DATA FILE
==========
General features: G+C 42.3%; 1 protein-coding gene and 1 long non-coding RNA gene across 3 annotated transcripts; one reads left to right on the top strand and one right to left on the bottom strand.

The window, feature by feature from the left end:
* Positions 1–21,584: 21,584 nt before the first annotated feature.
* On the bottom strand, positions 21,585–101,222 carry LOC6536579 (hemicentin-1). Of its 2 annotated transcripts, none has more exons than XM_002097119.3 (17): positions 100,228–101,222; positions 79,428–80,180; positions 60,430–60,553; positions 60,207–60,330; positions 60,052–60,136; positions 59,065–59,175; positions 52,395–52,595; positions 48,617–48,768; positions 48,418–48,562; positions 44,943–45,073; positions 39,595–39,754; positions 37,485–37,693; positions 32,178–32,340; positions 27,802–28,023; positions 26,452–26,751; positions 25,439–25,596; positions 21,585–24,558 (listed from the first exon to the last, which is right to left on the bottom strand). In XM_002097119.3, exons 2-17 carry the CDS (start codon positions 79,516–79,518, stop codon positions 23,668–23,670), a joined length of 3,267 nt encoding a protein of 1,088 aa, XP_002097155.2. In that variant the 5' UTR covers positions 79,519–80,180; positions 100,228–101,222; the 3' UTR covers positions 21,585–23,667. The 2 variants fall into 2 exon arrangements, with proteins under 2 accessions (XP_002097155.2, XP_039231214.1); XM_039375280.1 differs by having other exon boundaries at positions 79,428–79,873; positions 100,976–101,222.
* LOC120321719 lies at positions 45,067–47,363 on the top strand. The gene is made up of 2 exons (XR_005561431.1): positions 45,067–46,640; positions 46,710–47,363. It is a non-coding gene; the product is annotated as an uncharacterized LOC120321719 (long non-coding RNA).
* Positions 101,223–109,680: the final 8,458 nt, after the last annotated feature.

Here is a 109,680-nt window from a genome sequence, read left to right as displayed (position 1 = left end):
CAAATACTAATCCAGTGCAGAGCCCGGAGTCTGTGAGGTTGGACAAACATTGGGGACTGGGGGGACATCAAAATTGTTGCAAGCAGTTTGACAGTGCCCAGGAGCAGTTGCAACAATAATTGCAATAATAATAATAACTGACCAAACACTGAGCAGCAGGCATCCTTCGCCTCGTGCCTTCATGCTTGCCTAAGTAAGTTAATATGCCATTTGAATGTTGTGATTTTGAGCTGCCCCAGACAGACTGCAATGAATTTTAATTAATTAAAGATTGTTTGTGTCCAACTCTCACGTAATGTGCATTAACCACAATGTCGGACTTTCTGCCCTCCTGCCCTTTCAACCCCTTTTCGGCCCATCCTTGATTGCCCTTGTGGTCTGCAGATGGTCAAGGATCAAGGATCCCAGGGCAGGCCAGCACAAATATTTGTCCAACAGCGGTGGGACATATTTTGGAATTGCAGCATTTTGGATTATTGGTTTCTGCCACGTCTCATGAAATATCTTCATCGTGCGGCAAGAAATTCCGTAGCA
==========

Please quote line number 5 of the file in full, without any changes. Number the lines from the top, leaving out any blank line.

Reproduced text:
* LOC120321719 lies at positions 45,067–47,363 on the top strand. The gene is made up of 2 exons (XR_005561431.1): positions 45,067–46,640; positions 46,710–47,363. It is a non-coding gene; the product is annotated as an uncharacterized LOC120321719 (long non-coding RNA).